Glorious Goodwood: Khadijah Mellah to make history as first jockey to compete in a hijab

Khadijah Mellah
Khadijah Mellah has been training since April

Peckham teenager Khadijah Mellah will ride out at Glorious Goodwood on Thursday and make a little bit of history in front of 25,000 people.

The 18-year-old student is believed to be the first person in the UK to appear in a competitive horse race while wearing a hijab.

She will ride in the all-female Magnolia Cup - an amateur jockey's charity race - alongside former Olympian turned jockey Victoria Pendleton, BBC presenter Alexis Green and TV personality Vogue Williams.

"From a young age, I have wanted to be the person that people look up to," Khadijah told BBC Sport.

"I have already started receiving other messages from Muslim girls and it makes me really happy to hear from all these people that I'm affecting positively."

Khadijah got into horse riding seven years go, but had not sat on a racehorse before April this year. She has been training at Newmarket in the build-up to the Goodwood Festival.

"People have been very welcoming to the prospect of having a new face in the jockey industry," she said.

"I enjoy having conversations about people who are genuinely curious.

"Sometimes it's hard explaining my background over and over again to lots of different people, but generally I like explaining where I've come from and how I've got to where I have."

According to the Muslim Women's Sport Foundation, the number of female British Muslim Jockeys - past and present - is in "single digits". But in the horse racing world, Khadijah views her identity as a conversation starter.

"When I ride out in Newmarket I do try to spot any other women of colour and there was only one in over 200 riders," she said.

"But it doesn't faze me; it means that I end up talking to loads of people and making great connections, so I'm happy.

"It makes me feel sort of blessed because not many people get the opportunity to represent. It adds a little meaning to life."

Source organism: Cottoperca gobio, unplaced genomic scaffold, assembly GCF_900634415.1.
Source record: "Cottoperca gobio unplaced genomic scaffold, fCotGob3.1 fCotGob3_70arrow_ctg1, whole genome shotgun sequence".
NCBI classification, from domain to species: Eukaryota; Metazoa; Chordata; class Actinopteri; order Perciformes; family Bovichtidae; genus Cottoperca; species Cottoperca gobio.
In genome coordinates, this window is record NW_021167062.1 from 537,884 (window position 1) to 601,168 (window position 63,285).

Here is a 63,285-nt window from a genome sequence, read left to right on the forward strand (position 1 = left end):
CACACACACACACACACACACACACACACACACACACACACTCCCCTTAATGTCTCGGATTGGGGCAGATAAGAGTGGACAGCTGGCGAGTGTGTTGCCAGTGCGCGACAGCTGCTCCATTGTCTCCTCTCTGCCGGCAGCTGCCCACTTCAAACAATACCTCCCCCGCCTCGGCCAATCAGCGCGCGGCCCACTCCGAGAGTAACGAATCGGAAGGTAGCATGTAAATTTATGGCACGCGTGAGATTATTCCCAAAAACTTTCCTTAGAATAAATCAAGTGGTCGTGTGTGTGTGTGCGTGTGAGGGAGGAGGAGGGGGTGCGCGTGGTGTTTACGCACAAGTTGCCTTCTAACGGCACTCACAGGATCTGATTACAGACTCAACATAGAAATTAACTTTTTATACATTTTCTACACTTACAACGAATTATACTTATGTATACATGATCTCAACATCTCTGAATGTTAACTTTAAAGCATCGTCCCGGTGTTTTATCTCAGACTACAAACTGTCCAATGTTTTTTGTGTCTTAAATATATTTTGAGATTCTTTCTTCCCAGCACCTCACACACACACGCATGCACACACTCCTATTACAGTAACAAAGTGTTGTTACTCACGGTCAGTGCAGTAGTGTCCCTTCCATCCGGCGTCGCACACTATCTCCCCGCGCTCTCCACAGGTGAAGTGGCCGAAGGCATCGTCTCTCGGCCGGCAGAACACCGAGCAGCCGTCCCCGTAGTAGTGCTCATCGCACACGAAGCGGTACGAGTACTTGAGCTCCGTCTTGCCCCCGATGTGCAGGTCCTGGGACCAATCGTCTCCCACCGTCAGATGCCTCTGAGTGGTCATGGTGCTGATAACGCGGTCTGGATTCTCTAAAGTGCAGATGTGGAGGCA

A documentary called Riding A Dream is being made about Khadijah, in which she says: "There's quite a stereotype around Muslim girls and them not being able to follow their sporting passions and dreams."

Khadijah first joined Brixton's Ebony Horse Club, when her mum came across a leaflet in a local mosque.

While training to be a jockey, Khadijah has balanced studying for her A-levels and a part-time job, as well as continuing to volunteer and mentor younger riders at Ebony Horse Club every week.

She has been training extensively for the five-furlong and 110 yards (1,110m) flat race being staged on the third day of the fixture to raise funds for the Wellbeing of Women healthcare charity.

"My introduction to race horses started off a bit rocky," she said. "They were quite scary at first. I was a nervous wreck before my first gallop. It was quite a shock how fast you go. When you're on a racehorse you feel absolutely everything."

Khadijah says she is feeling "confident" about the race, mixed with "nervousness" about the scale of the event.

"I'm very competitive so it would mean the world if I did come first, and I feel like a lot of people would be celebrating if I did - the support behind me would be great," she said.

"I never thought I'd have a future in racing at all. But now that I've been introduced to it and I've been riding racehorses for the past couple of weeks, I've fallen in love with it and I'm definitely going to keep at it.

"And maybe one day get into big races and become an amateur or an apprentice."

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